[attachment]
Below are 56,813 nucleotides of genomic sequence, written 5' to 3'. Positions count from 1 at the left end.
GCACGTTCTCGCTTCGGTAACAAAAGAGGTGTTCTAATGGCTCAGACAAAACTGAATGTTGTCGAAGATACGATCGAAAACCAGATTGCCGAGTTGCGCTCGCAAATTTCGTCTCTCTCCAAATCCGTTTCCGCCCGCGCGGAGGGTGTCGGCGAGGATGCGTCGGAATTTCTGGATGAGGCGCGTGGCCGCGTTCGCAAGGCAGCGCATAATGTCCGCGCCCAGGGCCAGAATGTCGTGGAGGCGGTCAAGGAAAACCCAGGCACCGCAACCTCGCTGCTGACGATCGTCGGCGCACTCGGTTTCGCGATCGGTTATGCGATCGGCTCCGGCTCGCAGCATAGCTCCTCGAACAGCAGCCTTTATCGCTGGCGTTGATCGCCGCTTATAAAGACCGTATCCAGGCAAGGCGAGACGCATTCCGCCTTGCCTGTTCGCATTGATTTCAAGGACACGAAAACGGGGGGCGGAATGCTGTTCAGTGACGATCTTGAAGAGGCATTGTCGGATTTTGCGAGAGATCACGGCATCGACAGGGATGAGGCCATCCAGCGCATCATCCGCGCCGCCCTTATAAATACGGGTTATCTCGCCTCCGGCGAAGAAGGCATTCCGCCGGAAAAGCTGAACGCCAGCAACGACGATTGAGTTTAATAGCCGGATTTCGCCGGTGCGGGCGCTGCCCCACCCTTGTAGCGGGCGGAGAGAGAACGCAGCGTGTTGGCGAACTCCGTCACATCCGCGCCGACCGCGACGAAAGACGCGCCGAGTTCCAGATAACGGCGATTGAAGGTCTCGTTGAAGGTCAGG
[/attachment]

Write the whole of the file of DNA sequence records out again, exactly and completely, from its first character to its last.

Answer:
Below are 56,813 nucleotides of genomic sequence, written 5' to 3'. Positions count from 1 at the left end.
GCACGTTCTCGCTTCGGTAACAAAAGAGGTGTTCTAATGGCTCAGACAAAACTGAATGTTGTCGAAGATACGATCGAAAACCAGATTGCCGAGTTGCGCTCGCAAATTTCGTCTCTCTCCAAATCCGTTTCCGCCCGCGCGGAGGGTGTCGGCGAGGATGCGTCGGAATTTCTGGATGAGGCGCGTGGCCGCGTTCGCAAGGCAGCGCATAATGTCCGCGCCCAGGGCCAGAATGTCGTGGAGGCGGTCAAGGAAAACCCAGGCACCGCAACCTCGCTGCTGACGATCGTCGGCGCACTCGGTTTCGCGATCGGTTATGCGATCGGCTCCGGCTCGCAGCATAGCTCCTCGAACAGCAGCCTTTATCGCTGGCGTTGATCGCCGCTTATAAAGACCGTATCCAGGCAAGGCGAGACGCATTCCGCCTTGCCTGTTCGCATTGATTTCAAGGACACGAAAACGGGGGGCGGAATGCTGTTCAGTGACGATCTTGAAGAGGCATTGTCGGATTTTGCGAGAGATCACGGCATCGACAGGGATGAGGCCATCCAGCGCATCATCCGCGCCGCCCTTATAAATACGGGTTATCTCGCCTCCGGCGAAGAAGGCATTCCGCCGGAAAAGCTGAACGCCAGCAACGACGATTGAGTTTAATAGCCGGATTTCGCCGGTGCGGGCGCTGCCCCACCCTTGTAGCGGGCGGAGAGAGAACGCAGCGTGTTGGCGAACTCCGTCACATCCGCGCCGACCGCGACGAAAGACGCGCCGAGTTCCAGATAACGGCGATTGAAGGTCTCGTTGAAGGTCAGG